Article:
***

The Romanians

***

Bucharest Metro.

So I assume my readers are familiar with Le 56% Face meme that Europeans mock Americans with?

You realize that this applies to Romania more than the US as soon as you exit Arrivals at Henri Coandă Airport. Romania might well be the most phenotypically diverse nation in Europe (recent immigrants excluded). There is the stocky, brachycephalic Balkanoid type; the paler, higher cheekbone Slavic...




August 10, 2018 • 642 Comments

* NBC: Trump administration to hit Russia with new sanctions for Skripal poisoning

The Trump administration is hitting Russia with new sanctions punishing President Vladimir Putin’s government for using a chemical weapon against an ex-spy in Britain, U.S. officials told NBC News Wednesday.

Secretary of State Mike Pompeo signed off on a determination that Russia violated international law by poisoning the former spy, Sergei Skripal, and his daughter in March, officials said, a decision that was announced Wednesday afternoon by State Department. …

The biggest impact from the initial sanctions is expected to come from a ban on granting licenses to export sensitive national security goods to Russia, which in the past have included items like electronic devices and components, along with test and calibration equipment for avionics. Prior to the sanctions, such exports were allowed on a case-by-case basis. …

A second, more painful round kicks in three months later unless Russia provides “reliable assurances” that it won’t use chemical weapons in the future and agrees to “on-site inspections” by the U.N. — conditions unlikely to be met. The second round of sanctions could include downgrading diplomatic relations, suspending state airline Aeroflot’s ability to fly to the U.S, and cutting off nearly all exports and imports.

The sanctions are directly based on H.R.3409 – Chemical and Biological Weapons Control and Warfare Elimination Act of 1991.

Section 7 covers the sanctions that are to be imposed, which consist of initial sanctions, and further sanctions to be imposed after 90 days if there is no compliance on the country’s part.

Initial sanctions: Ban on foreign assistance, arms sales, denial of US credit, and exporting national security sensitive goods. (Most of this is already functionally in place with respect to Russia).

Further sanctions: Ban on multilateral bank assistance [e.g. IMF, World Bank, the EBRD, etc], ban on US...

August 9, 2018 • 91 Comments

W.L. Chen et al. (2006): Effects of Cobalt-60 Exposure on Health of Taiwan Residents Suggest New Approach Needed in Radiation Protection

The conventional approach for radiation protection is based on the ICRP’s linear, no threshold (LNT) model of radiation carcinogenesis, which implies that ionizing radiation is always harmful, no matter how small the dose. But a different approach can be derived from the observed health effects of the serendipitous contamination of 1700 apartments in Taiwan with cobalt-60 (T1/2 = 5.3 y). This experience indicates that chronic exposure of the whole body to low-dose-rate radiation, even accumulated to a high annual dose, may be beneficial to human health. Approximately 10,000 people occupied these buildings and received an average radiation dose of 0.4 Sv, unknowingly, during a 9–20 year period. They did not suffer a higher incidence of cancer mortality, as the LNT theory would predict. On the contrary, the incidence of cancer deaths in this population was greatly reduced—to about 3 per cent of the incidence of spontaneous cancer death in the general Taiwan public. In addition, the incidence of congenital malformations was also reduced—to about 7 per cent of the incidence in the general public.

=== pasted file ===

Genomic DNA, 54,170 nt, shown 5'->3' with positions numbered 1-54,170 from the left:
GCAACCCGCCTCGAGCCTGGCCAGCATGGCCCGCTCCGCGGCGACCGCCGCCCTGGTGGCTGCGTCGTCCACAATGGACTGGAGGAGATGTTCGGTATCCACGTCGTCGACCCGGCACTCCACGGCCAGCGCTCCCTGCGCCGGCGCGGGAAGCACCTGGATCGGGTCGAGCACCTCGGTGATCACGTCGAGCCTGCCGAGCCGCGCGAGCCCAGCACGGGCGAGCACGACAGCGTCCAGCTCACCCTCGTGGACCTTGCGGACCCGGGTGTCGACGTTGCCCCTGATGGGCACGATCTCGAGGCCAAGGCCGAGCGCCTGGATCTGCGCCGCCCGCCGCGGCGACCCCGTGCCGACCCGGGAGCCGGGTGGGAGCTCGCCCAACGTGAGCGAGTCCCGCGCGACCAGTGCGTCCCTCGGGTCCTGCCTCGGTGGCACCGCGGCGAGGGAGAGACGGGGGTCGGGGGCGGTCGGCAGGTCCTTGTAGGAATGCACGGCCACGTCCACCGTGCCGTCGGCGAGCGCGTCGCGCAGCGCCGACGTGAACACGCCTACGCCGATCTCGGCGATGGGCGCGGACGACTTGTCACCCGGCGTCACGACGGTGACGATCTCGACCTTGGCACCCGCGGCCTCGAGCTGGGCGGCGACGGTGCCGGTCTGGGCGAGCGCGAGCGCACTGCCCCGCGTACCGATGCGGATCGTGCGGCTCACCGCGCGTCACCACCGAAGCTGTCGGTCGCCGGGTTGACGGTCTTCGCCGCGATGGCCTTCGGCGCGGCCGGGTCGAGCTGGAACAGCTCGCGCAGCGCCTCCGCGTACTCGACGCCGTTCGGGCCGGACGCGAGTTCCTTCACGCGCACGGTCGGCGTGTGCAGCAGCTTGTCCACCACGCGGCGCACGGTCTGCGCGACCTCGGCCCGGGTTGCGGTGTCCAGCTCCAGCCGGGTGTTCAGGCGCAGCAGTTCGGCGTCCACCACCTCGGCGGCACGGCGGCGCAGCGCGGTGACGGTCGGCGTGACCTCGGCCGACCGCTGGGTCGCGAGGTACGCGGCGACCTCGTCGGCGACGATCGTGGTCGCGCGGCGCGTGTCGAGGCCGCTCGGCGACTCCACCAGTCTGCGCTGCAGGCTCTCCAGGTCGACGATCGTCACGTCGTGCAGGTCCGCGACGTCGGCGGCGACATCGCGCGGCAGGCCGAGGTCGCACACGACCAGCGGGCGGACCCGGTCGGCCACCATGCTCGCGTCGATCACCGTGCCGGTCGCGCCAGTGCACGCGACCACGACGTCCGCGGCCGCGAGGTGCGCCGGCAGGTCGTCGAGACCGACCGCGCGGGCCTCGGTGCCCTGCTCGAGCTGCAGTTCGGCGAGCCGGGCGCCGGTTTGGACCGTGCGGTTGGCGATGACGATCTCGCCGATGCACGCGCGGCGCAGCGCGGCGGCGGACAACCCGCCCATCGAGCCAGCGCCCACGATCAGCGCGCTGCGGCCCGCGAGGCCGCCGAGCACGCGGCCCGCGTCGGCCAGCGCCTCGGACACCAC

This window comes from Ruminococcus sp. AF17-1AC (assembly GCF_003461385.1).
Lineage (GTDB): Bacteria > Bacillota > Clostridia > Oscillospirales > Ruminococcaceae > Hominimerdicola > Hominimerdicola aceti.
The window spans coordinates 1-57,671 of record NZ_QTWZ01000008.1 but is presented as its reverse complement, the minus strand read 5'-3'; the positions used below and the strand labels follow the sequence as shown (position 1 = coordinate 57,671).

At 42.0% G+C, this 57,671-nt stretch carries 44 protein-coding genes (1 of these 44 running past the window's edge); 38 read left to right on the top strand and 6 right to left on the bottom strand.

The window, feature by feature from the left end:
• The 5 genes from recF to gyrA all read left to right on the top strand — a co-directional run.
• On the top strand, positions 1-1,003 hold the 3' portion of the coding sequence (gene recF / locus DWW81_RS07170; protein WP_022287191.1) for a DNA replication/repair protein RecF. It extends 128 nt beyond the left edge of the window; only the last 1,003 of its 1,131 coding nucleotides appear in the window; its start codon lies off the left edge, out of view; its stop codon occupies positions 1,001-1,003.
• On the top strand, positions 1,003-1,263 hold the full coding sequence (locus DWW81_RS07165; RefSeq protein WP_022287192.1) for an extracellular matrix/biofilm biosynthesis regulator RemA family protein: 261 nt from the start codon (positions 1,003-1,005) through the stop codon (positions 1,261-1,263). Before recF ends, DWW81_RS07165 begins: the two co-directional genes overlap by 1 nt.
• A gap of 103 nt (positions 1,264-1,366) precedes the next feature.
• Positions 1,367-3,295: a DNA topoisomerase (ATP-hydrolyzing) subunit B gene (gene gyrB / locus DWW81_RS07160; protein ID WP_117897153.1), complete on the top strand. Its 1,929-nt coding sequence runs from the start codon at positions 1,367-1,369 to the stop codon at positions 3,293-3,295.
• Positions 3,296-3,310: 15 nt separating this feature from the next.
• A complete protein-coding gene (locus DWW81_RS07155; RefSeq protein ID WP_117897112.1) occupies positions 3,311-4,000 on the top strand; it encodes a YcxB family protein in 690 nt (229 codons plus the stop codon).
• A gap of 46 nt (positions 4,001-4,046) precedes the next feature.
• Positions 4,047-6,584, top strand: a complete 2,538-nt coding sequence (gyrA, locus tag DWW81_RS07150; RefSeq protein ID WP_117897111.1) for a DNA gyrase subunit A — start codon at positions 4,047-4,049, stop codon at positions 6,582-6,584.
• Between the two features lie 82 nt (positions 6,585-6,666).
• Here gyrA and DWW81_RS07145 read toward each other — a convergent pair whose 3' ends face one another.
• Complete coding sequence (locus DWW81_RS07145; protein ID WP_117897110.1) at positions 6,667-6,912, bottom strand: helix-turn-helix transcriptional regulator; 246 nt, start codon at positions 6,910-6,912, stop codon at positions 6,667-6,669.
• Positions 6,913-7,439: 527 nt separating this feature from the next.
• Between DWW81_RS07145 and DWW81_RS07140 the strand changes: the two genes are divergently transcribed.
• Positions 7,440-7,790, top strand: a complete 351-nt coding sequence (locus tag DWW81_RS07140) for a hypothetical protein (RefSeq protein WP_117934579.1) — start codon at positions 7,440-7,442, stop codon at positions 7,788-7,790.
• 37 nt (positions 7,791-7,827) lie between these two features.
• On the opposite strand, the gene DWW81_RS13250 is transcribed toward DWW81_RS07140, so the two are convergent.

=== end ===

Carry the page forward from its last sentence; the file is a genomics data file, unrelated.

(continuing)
Observed health effects: “Cancer mortality of the general public and of the irradiated people.

These observations appear to be compatible with the radiation hormesis model. Information about this Taiwan experience should be communicated to the public worldwide to help allay its fear of radiation and create a positive impression about important radiation applications. Expenditures of many billions of dollars in nuclear reactor operation could be saved and expansion of nuclear electricity generation could be facilitated. In addition, this knowledge would encourage further investigation and implementation of very important applications of total-body, low-dose irradiation to treat and cure many illnesses, including...

August 8, 2018 • 129 Comments

Today is the ten year anniversary of the South Ossetian War of 2008, in which the Georgian hothead President Mikheil Saakashvili – acting on muddled signals from the US Embassy – attacked the breakaway province, killing a dozen Russian peacekeepers in the process.

Here in turn are some of my muddled recollections about that distant time.

1. At the time, Russia’s soft power instruments were still in their infancy. Many of them seemed to take a break in the decisive first hours and even days of the conflict, even as the BBC churned out propaganda showing “Russians” (actually Georgians) attacking the South Ossetian capital of Tskhinvali with Grad missiles.